When it was alive it had a bad reputation as a sheep killer.
From 1830 till 1909 there was a bounty on the species because it was considered a pest.
PhD candidate Marie Attard, from the University of New South Wales, says people thought each thylacine could be eating up to 100 sheep each year.
While it has been more recently acknowledged that that was an exaggeration, Ms Attard says thylacines may not have even been capable of killing
CDC Investigation Pinpoints Elephant-to-Human TB Outbreak (not new news but worth remembering)
Several employees at a Tennessee elephant refuge were infected in 2009, including some who had no close contact with the animals. Air flow tests indicated bacteria that were aerosolized during routine pressure washing of a quarantine barn entered an adjacent administrative building.
A newly published CDC study points out the need for strong infection control practices for workers who have close contact with elephants living in captivity. The authors explain what they found when the Tennessee Department of Health reported in 2009 that several employees of an elephant refuge not open to the general public had latent M. tuberculosis tests. The lead researcher was Dr. Rendi Murphree, Epidemic Intelligence Service Officer at CDC and a Vanderbilt University Visiting Scholar, and the study has been published in the March 2011 issue of CDC’s Emerging Infectious Diseases (Vol. 17, No. 3).
About 270 Asian elephants and about 220 African elephants live in captivity in North America, and about 12 percent of the Asian elephants and 2 percent of the African elephants are thought to be infected with M. tuberculosis, they report. The first reported outbreak of TB among elephants in North America occurred at an exotic animal farm in Illinois in 1996, and an investigation there confirmed four Asian elephants and 11 human caregivers were infected. As a result, since 1998, the USDA Animal Plant Health
Following the Trail of Conservation Successes
Pessimism prevails in the conservation community because of ongoing habitat destruction and associated threats to a wide variety of species. With the global population expected to surge past 10 billion people by the end of this century, conservationists will face increasing challenges in their efforts to protect imperiled species and habitats.
A new paper by researchers from the National University of Singapore (NUS), James Cook University and Mongabay.com, published in Trends in Ecology & Evolution, shows that although large-scale biodiversity declines are ongoing, certain conservation actions have made a positive difference.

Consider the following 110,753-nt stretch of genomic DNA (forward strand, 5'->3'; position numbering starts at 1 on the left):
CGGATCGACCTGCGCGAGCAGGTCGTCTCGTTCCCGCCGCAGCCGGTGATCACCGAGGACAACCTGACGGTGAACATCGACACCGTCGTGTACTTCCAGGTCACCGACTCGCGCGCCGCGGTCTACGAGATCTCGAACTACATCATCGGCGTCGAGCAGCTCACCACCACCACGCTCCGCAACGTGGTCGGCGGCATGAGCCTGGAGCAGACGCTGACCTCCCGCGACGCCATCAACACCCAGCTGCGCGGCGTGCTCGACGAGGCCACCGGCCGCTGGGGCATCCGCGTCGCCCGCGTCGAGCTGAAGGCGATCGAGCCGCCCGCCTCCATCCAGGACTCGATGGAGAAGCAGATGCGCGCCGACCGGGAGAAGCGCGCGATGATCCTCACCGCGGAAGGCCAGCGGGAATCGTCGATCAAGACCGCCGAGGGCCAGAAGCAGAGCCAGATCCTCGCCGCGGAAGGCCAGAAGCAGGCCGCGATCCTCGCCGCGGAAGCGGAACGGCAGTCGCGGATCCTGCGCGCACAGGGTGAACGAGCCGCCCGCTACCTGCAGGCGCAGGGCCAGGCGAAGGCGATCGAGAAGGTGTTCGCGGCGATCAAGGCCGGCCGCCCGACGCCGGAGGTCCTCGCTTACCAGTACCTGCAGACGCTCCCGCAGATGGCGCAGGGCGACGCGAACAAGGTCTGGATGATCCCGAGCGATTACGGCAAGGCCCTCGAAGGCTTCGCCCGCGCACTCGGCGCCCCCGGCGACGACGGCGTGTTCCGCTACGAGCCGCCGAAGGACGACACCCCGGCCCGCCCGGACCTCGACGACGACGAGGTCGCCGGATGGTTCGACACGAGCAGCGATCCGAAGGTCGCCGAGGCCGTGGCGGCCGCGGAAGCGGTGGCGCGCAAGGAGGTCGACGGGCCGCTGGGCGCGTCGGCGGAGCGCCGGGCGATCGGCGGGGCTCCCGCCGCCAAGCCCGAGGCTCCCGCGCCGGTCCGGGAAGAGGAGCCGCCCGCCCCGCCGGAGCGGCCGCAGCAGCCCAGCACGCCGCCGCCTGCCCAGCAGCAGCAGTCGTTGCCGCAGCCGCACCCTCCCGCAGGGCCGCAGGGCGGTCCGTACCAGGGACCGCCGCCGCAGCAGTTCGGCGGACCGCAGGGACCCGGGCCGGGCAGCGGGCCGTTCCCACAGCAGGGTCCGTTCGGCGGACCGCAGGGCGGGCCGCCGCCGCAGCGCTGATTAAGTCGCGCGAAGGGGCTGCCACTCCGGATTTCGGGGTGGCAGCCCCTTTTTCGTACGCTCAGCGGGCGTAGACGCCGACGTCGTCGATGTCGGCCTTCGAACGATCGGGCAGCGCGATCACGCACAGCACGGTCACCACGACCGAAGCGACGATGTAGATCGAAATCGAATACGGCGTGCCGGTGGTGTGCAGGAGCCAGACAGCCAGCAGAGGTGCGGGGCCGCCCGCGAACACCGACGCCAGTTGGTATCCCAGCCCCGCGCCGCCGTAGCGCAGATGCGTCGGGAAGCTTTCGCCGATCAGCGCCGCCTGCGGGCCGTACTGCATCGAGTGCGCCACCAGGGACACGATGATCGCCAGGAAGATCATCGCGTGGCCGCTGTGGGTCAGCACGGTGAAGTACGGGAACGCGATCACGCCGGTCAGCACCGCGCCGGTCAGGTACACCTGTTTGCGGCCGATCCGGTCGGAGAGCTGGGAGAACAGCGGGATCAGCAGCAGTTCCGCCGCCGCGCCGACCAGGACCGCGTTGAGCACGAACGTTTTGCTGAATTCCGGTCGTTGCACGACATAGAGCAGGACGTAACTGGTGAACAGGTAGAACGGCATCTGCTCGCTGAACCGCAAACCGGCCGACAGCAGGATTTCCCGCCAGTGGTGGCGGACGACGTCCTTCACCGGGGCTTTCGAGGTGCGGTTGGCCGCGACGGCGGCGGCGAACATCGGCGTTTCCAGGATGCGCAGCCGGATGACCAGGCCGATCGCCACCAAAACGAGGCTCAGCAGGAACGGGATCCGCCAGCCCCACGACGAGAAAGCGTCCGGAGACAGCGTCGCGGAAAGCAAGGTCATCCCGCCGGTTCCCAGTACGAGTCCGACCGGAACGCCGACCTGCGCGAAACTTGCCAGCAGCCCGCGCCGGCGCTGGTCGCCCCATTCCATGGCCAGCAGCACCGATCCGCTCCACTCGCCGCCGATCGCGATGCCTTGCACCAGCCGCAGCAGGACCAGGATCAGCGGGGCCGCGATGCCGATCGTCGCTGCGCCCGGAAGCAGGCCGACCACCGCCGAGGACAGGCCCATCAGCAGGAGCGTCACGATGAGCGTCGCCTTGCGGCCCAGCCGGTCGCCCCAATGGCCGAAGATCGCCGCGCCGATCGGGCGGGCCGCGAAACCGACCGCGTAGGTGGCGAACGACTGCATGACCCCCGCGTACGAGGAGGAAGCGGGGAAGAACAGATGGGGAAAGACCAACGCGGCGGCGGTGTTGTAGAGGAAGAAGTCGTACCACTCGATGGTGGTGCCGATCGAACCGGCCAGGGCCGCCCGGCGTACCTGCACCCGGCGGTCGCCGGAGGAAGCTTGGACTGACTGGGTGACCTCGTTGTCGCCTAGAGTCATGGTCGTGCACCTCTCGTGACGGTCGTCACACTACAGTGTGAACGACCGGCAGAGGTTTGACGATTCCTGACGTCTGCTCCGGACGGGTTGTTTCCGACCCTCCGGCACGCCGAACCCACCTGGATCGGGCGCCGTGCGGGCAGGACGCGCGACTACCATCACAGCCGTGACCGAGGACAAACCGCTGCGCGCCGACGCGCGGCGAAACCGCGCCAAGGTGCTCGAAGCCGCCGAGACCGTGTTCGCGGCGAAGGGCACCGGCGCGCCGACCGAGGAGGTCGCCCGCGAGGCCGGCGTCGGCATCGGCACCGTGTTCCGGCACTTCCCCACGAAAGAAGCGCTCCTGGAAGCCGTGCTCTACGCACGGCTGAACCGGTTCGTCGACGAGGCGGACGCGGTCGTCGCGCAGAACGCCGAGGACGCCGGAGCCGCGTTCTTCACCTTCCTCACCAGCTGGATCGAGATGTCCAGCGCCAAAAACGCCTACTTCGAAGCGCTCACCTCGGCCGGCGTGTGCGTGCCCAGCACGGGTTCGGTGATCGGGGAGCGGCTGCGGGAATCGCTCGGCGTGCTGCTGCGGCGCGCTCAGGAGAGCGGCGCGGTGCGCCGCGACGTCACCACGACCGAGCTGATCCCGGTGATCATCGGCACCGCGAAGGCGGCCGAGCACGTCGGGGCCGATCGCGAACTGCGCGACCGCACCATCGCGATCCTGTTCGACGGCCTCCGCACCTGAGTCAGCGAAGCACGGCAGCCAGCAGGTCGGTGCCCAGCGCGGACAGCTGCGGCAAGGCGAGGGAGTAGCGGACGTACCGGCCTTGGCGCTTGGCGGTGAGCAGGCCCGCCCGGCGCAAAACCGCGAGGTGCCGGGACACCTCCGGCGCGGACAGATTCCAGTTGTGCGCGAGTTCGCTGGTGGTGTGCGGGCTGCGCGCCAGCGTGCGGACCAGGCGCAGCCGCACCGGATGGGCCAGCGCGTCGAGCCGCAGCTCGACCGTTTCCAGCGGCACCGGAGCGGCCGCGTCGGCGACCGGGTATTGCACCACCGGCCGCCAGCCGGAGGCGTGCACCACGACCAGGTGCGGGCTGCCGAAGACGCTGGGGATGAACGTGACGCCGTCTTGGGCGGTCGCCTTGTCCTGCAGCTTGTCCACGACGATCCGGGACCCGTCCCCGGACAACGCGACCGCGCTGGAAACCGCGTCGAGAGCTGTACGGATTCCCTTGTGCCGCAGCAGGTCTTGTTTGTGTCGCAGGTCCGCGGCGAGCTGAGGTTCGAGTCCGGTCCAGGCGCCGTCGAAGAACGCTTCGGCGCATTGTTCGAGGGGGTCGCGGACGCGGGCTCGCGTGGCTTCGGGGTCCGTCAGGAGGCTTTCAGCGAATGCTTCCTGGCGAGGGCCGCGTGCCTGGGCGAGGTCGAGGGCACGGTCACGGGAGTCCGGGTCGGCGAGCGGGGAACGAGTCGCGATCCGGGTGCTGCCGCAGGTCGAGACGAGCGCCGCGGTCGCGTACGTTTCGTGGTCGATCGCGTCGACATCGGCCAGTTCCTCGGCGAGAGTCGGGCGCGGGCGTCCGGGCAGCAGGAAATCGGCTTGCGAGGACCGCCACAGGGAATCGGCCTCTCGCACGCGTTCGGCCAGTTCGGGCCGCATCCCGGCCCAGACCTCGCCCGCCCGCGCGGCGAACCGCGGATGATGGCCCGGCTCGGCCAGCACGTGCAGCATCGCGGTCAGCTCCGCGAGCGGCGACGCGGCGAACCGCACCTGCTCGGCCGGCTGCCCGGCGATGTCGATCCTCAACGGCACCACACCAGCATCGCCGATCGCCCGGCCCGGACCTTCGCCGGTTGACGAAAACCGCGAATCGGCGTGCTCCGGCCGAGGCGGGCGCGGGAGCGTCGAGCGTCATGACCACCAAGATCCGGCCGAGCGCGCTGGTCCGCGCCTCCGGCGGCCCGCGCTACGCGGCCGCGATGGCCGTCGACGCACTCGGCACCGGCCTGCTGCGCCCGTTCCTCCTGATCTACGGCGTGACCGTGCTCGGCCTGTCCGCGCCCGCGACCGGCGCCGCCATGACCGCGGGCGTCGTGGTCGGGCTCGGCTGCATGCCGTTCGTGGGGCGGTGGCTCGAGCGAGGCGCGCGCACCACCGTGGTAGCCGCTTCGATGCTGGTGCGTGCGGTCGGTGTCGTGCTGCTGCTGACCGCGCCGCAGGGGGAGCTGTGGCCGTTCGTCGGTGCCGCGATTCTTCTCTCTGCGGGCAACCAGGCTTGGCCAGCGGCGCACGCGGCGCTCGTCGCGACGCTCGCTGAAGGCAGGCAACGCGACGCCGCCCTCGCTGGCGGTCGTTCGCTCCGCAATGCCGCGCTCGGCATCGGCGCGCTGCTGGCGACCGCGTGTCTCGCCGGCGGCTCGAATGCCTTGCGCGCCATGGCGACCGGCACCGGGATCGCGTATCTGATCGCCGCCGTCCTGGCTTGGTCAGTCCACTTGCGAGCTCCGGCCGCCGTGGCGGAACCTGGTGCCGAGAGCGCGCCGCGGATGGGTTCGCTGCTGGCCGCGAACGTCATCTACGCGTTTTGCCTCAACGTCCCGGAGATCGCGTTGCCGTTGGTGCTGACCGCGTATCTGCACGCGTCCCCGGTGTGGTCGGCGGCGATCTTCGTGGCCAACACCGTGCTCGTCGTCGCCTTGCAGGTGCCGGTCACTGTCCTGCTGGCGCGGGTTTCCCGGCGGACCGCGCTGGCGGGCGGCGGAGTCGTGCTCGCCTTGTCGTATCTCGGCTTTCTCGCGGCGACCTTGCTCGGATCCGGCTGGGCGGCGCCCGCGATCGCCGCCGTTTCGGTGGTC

The paper was led by the late Professor Navjot Sodhi of NUS, a renowned conservation ecologist who, more than anyone, understood the dismal outlook of conservation, having focused much of his career highlighting the biodiversity crisis.
According to one of the authors, Luke Gibson, a PhD student from the Department of Biological
S.Africa may dehorn rhinos, ban hunts to stop poaching
South Africa is investigating dehorning its rhino population and stopping legal trophy hunts to fight a poaching crisis that has killed 279 animals this year, the environment minister said Monday.
Officials are considering putting a moratorium on rhino hunting to deal with abuses in the allocation of permits, which were issued to around 130 people last year and some 140 this year, Edna Molewa told reporters.
"Illegal hunting and abuse of (the) permit system may be the main threats that could impact on the survival of rhinos in the wild in the near future," the minister said.
The ministry has also commissioned a study to look at the possibility of removing rhinos' horns, a measure believed to deter poachers selling to the lucrative Asian blackmarket.
"We haven't said that we are going to dehorn. The dehorning possibility
SA eyes lifting of ban on rhino horn trade
SOUTH Africa has taken the first step on the long and controversial road to lifting the world ban on rhino horn trading.
The ban has been in place for more than 30 years.
Last month, the Department of Environmental Affairs placed two advertisements on its tenders website to initiate a series of studies that could pave the way for a resumption of controlled rhino-horn trading.
The studies will include a detailed assessment of whether there are “options and opportunities available to South Africa to access a legal market”.
A separate study will look into the feasibility of dehorning thousands of rhinos as a way of saving them from poachers’ bullets.